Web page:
APTA GIVES D.C. STREETCAR THE GO-AHEAD: The American Public Transportation Association has found no “fatal flaws” with the D.C. streetcar project, an important step on the way to the project’s long-delayed opening. A peer review panel found nothing critically wrong with the project and will release a draft report in mid-April. “This letter from APTA underscores DDOT’s guiding principle for the DC Streetcar that it will only open once it is deemed safe,” said D.C. DOT Director Leif Dormsjo said. “The APTA peer review helped give us a pathway toward a Streetcar service that can meet safety certifications and the needs of passengers that it will eventually serve.”

NEW YORK SUBWAY FARES RISE: A ride on the New York City subway jumped from $2.50 to $2.75 on Sunday at midnight, the tolls on the city’s bridges and tunnels will jump up to $5.54 if you have EZ-Pass or $8 cash. The MTA approved the toll hikes back in 2009, planning on hikes every other year. The toll hike comes amid some bad press for the system. A New York Times story focused on mounting delays: And the New York Post, in a bit of tabloid excess, declared “the subways are worse than ever.”

DOT ENFORCES RECALL-REPORTING RULES: Wrapping up an investigation into the largest-ever car seat recall, DOT announced Friday that it has slapped Graco with $10 million in fines for not acting quickly enough in reporting faulty child seats. After Graco recalled more than 4 million seats early last year and another 2 million over the summer because their buckles were getting stuck, the department launched an investigation in December to determine whether the company owned up to the defects within five business days of discovery, as required by law. Graco will only have to pay $3 million of that sum, as long as it spends the extra $7 million on efforts to improve child safety over the next five years.

UNMANNED SYSTEMS CAUCUS RELAUNCHES: Reps. Joe Heck and Dan Lipinski are relaunching the Congressional Unmanned Systems Caucus. “Transportation technology is moving at a rapid pace, quickly advancing the use of autonomous and remote-controlled vehicles, commonly called ‘unmanned’ systems,” Lipinski said. “The movement of people and goods is being transformed and new commercial opportunities are being developed every day.” The co-chairs and AUVSI President Brian Wynne are co-hosting a panel discussion on drone use in agriculture on Wednesday at 10 a.m. in the Congressional Visitors Center.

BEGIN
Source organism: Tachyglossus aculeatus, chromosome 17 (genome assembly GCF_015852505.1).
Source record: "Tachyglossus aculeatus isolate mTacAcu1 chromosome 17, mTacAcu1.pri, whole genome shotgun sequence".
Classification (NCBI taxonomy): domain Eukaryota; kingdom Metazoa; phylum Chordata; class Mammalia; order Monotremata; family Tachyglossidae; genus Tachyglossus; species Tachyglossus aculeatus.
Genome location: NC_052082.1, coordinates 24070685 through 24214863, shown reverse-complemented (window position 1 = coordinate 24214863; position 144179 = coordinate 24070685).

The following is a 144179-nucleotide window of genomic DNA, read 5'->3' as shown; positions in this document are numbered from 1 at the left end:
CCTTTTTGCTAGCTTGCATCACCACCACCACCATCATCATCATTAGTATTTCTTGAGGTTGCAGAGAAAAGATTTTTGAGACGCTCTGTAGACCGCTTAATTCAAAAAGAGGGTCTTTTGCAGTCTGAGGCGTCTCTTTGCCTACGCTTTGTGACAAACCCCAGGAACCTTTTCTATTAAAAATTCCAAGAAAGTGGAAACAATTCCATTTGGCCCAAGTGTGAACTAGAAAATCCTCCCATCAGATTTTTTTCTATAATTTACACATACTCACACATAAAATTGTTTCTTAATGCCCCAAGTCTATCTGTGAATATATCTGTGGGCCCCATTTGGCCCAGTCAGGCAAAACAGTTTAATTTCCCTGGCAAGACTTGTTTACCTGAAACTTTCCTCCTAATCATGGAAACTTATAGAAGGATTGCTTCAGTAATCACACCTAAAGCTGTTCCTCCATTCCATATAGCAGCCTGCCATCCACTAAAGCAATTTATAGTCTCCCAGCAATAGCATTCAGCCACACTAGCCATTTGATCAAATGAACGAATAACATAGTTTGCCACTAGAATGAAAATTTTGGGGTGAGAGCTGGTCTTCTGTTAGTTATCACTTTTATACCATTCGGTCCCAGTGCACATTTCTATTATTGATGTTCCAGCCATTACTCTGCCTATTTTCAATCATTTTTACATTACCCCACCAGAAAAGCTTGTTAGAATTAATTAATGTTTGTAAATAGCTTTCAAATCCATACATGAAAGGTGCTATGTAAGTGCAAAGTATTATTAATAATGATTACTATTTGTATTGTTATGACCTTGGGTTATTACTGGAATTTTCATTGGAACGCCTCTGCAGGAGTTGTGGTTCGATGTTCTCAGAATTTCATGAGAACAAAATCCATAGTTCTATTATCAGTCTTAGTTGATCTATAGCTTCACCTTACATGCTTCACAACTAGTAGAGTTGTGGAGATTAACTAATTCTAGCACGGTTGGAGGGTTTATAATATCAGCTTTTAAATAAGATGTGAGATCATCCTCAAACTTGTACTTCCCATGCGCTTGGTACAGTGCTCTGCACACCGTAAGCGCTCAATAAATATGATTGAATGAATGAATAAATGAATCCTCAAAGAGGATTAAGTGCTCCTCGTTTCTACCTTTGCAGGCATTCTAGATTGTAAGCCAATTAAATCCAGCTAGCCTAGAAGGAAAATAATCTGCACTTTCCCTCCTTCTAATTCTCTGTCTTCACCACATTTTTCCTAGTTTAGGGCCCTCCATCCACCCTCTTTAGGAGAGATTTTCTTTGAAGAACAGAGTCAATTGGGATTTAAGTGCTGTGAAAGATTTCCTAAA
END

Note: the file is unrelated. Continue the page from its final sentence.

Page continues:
JUSTICES HEAR REBEL YELL FOR VANITY PLATES: The Supreme Court will hear arguments today in the legal battle between Texas’ DMV and the Sons of Confederate Veterans over whether the state can refuse to include the Confederate battle flag on license plates, the Dallas Morning News reports: When the Supreme Court agreed in December to hear the case, the Christian Science Monitor explained that “the underlying issue in the case is whether state-authorized vanity license plates are a form of government speech or are, instead, the private speech of drivers who agree to pay extra registration fees to display a particular message on their vehicles”: While a federal judge initially sided with Texas on the issue, a federal appeals court ruled that the state’s refusal was in violation of the First Amendment.


-The family of a man who died in a truck crash that injured comedian Tracy Morgan will get $10 million in a settlement. DNAInfo:

-Uber drivers in Colombia are being ambushed by taxi drivers shouting “Death to Uber!” Bloomberg:

-New York City’s taxi industry wants to propose a cap on the number of Uber drivers in the city. USA Today:

-Beloved PDX carpet named “grand marshal” of Portland parade. The Oregonian:

-California announces $69 million winning bid for demolition of Bay Bridge. Oakland Tribune:

-Tesla CEO calls Model S “sophisticated computer on wheels.’ LA Times:

-Atlanta transportation officials are offering toll credits for drivers who opt instead for public transportation on occasion. Washington Post:

THE COUNTDOWN: Highway and transit policy expires in 69 days. DOT appropriations run out and the FAA reauthorization expires in 191 days. The 2016 presidential election is in 597 days.